U.S. Inland Water Transport Remains Key—However Logistics Trends GoView Source
When the COVID lockdowns ended, there was a flurry of hope that logistics would get back to “normal.” It’s now clear that the old logistics “normal” is gone forever—and for many more reasons than just COVID disruptions.
The U.S. is again facing a hotter and drier summer than usual, with lower-than-normal water levels on major river systems. The hot summer has again disrupted water transport across the northern hemisphere. China, where parts of the Yangtze River completely dried up last year in a record-smashing drought, faces another summer of record-breaking heat. Not only does drought in China disrupt water transport, it also reduces hydropower, which slows and snarls Chinese manufacturing and therefore affects U.S. imports.
Low water is again slowing traffic on Europe’s Rhine River, a key water artery. Vessels have been light-loading and imposing surcharges.
The Panama Canal Authority is facing “operational uncertainty” due to drought. It recently asked the U.S. Corps of Engineers (which built the Canal) for advice on a climate-related problem: not enough water in the Alajuela and Gatun lakes to fully operate the locks, which use about 50 million gallons of freshwater for each vessel transition. The Canal has restricted passage for the largest ships five times this year. Some shippers are already rerouting larger vessels around the Canal, according to reports.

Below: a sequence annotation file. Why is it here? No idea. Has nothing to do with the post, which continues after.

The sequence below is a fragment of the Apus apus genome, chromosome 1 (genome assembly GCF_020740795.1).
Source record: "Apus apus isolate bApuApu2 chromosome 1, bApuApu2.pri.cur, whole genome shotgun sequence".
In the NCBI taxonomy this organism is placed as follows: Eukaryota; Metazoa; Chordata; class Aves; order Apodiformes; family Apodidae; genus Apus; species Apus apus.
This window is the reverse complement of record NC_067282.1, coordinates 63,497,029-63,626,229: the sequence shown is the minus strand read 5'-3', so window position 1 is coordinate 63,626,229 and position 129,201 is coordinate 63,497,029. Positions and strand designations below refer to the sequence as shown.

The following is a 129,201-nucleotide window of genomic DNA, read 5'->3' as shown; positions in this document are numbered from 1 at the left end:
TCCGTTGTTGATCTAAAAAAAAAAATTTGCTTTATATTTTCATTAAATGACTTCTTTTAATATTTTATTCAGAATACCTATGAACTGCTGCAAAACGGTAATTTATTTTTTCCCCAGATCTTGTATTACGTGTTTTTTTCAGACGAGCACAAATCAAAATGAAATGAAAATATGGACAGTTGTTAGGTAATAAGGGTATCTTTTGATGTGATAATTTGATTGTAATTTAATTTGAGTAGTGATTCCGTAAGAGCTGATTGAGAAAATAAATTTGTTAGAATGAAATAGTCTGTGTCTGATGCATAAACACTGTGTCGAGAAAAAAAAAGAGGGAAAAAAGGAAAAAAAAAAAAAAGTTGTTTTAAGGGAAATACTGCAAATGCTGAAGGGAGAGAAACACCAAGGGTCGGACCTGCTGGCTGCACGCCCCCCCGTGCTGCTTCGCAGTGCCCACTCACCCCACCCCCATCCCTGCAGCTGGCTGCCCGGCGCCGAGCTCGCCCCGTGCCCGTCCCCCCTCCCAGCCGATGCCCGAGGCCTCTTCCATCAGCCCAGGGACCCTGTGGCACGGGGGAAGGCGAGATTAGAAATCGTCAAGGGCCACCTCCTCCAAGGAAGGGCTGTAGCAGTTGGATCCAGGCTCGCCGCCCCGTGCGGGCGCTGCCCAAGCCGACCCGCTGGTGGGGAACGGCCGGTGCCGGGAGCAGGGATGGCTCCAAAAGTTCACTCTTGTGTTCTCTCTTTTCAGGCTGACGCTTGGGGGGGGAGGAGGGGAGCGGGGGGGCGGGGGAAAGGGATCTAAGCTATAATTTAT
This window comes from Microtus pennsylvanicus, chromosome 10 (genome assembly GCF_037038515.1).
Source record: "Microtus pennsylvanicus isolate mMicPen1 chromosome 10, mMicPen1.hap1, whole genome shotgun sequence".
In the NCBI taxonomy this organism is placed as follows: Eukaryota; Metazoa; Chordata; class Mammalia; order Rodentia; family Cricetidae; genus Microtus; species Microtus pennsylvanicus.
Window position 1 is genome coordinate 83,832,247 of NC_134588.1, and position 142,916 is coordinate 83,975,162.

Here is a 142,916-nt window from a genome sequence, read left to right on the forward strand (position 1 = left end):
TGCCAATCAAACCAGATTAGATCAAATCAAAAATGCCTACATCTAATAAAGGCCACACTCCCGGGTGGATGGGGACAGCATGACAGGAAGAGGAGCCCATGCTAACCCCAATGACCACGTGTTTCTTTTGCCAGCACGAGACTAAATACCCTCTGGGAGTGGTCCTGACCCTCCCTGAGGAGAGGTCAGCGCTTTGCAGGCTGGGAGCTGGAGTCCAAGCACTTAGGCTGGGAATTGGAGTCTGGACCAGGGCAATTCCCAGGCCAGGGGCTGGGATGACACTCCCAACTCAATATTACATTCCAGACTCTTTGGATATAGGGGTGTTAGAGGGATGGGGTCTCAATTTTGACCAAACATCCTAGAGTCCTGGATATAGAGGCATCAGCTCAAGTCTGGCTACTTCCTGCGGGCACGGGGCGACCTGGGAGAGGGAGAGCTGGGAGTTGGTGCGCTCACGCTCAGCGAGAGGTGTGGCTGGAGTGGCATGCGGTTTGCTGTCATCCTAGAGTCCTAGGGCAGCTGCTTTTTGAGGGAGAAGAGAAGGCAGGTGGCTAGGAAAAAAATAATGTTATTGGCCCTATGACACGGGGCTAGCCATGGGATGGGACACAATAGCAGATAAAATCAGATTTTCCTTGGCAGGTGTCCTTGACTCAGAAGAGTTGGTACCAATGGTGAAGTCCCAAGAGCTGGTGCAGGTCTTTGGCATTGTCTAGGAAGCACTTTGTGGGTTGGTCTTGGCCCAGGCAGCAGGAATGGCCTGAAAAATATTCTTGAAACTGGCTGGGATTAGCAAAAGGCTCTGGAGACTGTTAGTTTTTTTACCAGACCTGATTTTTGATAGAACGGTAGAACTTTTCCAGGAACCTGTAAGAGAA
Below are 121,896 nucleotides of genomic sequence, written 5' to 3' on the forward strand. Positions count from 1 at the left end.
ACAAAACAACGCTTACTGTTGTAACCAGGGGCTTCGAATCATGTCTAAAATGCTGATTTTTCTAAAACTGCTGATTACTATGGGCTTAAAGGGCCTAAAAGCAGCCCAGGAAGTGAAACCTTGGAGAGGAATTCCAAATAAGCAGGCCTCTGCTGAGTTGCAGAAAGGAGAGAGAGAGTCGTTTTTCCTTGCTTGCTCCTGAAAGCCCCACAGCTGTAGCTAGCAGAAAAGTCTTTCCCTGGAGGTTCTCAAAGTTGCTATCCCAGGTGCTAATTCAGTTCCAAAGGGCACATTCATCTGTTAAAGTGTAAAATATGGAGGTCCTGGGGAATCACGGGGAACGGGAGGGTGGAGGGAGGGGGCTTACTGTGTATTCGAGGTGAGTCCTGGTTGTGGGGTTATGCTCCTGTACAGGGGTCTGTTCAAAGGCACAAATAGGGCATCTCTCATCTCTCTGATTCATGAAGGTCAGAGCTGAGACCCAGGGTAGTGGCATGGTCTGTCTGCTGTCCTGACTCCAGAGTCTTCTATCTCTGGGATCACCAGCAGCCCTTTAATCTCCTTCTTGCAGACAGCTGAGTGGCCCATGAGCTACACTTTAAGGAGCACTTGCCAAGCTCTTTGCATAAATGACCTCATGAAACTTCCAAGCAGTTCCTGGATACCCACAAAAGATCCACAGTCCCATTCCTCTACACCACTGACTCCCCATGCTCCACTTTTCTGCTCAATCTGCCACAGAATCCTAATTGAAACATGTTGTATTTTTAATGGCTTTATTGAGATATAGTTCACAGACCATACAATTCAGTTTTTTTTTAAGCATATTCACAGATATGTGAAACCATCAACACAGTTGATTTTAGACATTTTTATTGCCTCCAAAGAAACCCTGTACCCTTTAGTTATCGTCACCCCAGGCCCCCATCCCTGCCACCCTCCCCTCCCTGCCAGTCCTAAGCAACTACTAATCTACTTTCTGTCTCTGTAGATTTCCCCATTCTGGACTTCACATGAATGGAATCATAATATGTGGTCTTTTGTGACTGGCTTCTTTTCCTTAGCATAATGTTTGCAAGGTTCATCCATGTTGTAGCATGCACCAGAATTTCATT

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Cimate-related challenges aside, this year has also seen a threatened dockworkers’ action on the U.S. West Coast, and also on Canada’s West Coast. President Biden’s speeded-up green agenda, including proposed tailpipe emissions that will take effect in 2027, is designed to force-march drivers into an all-electric future—one that experts say the U.S. electric grid is not prepared for. The potential impacts on trucking are not yet fully known.
As all these risks to the supply chain become more apparent to shippers, some logistics experts are talking about a decline from the peak of huge ocean-going container vessels as rates and routes become unsustainable and shippers retrench.
Business and geopolitical analysts are talking about a massive reshoring of U.S. manufacturing, in which supply chains will be pulled in from around the world, shortened and simplified as manufacturing re-locates back to the U.S. According to the consulting firm Forvis, in late 2022 projections showed a record 350,000 jobs being added back to the U.S. A recent survey by Kearney Consulting reported that 96 percent of responding CEOs are considering reshoring their operations or have already done so. Experts debate about how fast reshoring is taking place and whether U.S. labor can meet the challenge.
What is interesting to us is that in every scenario being discussed, inland water transportation becomes more important than ever. In every possible transportation future, having a reliable inland waterways system that can take advantage of its ability to add capacity is of top importance.